176730 Heat stress among farmworkers: A preventable cause of injury and death

Sunday, October 26, 2008

Pamela A. Rao, PhD , Farmworker Justice, Washington, DC
Miguel Velez, MA , Farmworker Justice, Washington, DC, DC
Every year, a number of farmworkers die from heat-related illness while working in agricultural fields, and many times that number are injured by heat stress while on the job. This type of occupational heat stress, and the resulting injuries and deaths, can be completely avoided by means of a few straightforward precautions. Heat stress occurs when body heat builds up from both external (e.g., the weather) and internal (e.g., muscle activity) sources. The resulting increase in core body temperature can lead to dehydration, electrolyte imbalance, and if permitted to continue, to neurological impairment, multi-organ failure, and death. Farmworkers are at elevated risk for heat-related illness because their work involves long hours of highly physical labor, usually in the sun, often with limited access to shade and water. At lower levels, heat stress can cause workers to become fatigued and disoriented, increasing their risk of injury. At higher levels, it can become a life-threatening medical emergency with little advance warning. This presentation will provide an overview of heat-related illness, including recognition and management, and describe ways in which workers can protect themselves on the job. It will also review existing federal and state policies and regulations that require employers to provide adequate water, shade, and breaks to field workers.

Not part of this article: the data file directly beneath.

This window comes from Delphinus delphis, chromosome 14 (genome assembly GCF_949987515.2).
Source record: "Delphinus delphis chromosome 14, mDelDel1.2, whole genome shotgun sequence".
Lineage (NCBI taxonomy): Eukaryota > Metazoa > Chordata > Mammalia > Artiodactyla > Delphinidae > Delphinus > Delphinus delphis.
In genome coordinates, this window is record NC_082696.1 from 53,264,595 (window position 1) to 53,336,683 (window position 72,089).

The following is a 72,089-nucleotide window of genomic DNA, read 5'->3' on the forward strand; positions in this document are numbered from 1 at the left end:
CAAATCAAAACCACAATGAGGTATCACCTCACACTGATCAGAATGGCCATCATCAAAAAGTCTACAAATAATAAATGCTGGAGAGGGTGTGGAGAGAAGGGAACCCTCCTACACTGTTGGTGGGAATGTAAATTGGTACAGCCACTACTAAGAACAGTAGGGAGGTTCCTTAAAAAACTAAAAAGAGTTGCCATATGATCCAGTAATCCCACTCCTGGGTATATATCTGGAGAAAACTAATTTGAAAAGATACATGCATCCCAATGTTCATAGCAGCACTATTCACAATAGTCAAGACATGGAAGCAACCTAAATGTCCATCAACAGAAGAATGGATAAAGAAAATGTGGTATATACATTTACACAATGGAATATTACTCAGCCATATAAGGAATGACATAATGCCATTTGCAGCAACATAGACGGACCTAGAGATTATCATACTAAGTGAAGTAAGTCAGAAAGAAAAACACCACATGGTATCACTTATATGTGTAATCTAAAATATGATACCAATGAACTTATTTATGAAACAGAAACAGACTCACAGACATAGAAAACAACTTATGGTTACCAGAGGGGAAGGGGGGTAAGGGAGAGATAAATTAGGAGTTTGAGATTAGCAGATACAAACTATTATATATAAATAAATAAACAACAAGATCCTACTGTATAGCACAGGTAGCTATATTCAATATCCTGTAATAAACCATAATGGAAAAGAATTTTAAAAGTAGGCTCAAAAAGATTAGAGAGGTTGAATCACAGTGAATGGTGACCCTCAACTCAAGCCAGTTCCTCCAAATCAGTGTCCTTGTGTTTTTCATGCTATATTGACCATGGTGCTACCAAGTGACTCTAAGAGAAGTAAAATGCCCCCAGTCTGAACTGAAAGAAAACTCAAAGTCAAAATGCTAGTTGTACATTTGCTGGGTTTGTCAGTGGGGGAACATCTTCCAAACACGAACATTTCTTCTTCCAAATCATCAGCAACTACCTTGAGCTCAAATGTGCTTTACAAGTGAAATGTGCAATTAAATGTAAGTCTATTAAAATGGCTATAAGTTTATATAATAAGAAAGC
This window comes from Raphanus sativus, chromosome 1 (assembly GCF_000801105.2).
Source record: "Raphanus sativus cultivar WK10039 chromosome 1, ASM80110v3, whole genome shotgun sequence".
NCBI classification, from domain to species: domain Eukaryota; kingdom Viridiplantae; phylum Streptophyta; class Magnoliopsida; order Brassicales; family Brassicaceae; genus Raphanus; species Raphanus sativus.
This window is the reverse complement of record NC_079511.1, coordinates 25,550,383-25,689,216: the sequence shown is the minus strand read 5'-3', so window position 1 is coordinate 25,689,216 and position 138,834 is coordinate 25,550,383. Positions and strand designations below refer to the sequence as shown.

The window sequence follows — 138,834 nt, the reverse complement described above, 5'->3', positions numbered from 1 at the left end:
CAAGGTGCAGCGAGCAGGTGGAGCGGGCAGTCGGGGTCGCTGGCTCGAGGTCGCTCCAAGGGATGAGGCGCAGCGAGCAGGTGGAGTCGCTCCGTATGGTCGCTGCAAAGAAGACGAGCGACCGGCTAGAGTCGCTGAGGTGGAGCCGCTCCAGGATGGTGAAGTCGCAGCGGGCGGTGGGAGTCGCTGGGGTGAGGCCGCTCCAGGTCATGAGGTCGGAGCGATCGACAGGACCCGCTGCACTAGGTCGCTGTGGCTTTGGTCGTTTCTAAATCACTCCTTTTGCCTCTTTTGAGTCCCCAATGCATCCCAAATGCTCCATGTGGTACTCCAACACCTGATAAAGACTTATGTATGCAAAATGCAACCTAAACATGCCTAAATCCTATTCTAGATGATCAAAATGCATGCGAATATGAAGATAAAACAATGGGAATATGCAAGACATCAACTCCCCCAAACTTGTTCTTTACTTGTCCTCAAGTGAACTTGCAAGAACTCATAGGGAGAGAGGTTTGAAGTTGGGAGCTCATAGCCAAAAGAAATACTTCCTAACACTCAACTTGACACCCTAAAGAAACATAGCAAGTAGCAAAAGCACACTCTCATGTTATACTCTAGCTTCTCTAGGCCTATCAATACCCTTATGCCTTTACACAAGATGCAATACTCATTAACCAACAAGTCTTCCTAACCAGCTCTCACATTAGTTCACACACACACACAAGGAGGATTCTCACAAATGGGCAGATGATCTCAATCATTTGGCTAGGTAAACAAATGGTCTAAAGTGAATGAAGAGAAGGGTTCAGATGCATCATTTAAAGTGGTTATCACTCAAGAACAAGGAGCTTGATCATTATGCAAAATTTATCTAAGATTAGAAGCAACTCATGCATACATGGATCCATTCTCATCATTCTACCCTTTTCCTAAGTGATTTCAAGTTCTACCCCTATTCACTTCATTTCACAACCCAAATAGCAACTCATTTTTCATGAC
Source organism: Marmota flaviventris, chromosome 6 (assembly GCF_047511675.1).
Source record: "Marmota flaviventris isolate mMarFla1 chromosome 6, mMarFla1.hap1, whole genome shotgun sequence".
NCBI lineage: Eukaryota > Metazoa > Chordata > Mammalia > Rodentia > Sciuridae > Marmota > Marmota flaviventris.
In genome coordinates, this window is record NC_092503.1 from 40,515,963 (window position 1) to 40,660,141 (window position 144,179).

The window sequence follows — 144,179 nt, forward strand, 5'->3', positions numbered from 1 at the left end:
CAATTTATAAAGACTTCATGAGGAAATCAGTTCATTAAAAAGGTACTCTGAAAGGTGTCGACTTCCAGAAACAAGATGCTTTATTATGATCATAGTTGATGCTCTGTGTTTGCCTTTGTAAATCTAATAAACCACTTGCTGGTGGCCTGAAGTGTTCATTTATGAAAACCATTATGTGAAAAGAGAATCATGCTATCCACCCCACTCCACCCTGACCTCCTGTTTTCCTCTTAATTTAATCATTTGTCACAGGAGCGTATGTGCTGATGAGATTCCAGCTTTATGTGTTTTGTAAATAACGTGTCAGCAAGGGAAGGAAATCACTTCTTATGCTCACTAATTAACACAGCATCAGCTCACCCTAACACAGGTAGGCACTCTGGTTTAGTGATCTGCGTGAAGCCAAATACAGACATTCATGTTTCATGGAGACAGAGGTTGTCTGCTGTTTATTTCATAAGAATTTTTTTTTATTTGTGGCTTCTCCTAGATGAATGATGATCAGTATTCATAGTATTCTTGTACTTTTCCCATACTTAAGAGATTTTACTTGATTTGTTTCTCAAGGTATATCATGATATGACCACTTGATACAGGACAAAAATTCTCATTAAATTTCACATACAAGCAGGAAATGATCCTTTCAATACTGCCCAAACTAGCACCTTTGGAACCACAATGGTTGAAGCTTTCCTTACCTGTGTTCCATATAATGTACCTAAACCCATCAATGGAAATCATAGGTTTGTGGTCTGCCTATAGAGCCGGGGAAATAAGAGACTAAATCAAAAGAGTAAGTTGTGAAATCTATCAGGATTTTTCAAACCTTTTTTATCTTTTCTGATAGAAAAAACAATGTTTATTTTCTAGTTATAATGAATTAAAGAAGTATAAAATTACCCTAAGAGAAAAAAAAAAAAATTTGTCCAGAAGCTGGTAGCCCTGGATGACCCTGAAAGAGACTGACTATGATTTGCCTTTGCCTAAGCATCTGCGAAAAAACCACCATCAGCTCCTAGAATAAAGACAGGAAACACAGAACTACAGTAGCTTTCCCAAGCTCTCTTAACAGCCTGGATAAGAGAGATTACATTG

Learning Objectives:
1. Recognize the 3 main types of heat stress, including the symptoms and possible health effects. 2. Describe the process by which workers can reduce their vulnerability to heat-related illness (“acclimatization”). 3. Articulate the role of legal protections in reducing illness and deaths among farmworkers from preventable causes.

Keywords: Migrant Farm Workers, Occupational Health

Presenting author's disclosure statement:

Qualified on the content I am responsible for because: San Diego State University, CA, 2007 M.A. Latin American Studies, focus: Health and disease prevention of migrant workers from Oaxaca, Mexico. Thesis: Farmworkers of California: Changing Demographics and Pesticide Use from 1970 to 2006. Presentations: Overview of pesticide impacts on Mixteco farmworker health. Presented at the Environmental Careers Organization meeting in San Francisco, CA, 2004. Review of current trends in pesticide application and migrant farmworker health disparities. Presented at the Latin American Studies meeting, San Diego State University, San Diego, CA, 2005. Overview of HIV/AIDS Stigma Program. Presented at HRSA Ryan White CARE Act Project Officer meeting, Rockville, MD, 2006. HIV/AIDS Stigma Program development discussion and explanation. Presented at Ryan White CARE Act All Grantees Meeting, Washington, DC, 2006. Guest Lecturer for national conference call from JSI on machismo and the Latino community, 2006. Overview of CDC HIV prevention programs. Presented at East Coast Migrant Stream Forum, 2007. Overview of CDC Effective Behavioral Interventions for HIV prevention with migrants and LGBT youth. Presented at United States Conference on AIDS (USCA) and HIV Prevention Leadership Summit (HPLS), 2007.
Any relevant financial relationships? No

I agree to comply with the American Public Health Association Conflict of Interest and Commercial Support Guidelines, and to disclose to the participants any off-label or experimental uses of a commercial product or service discussed in my presentation.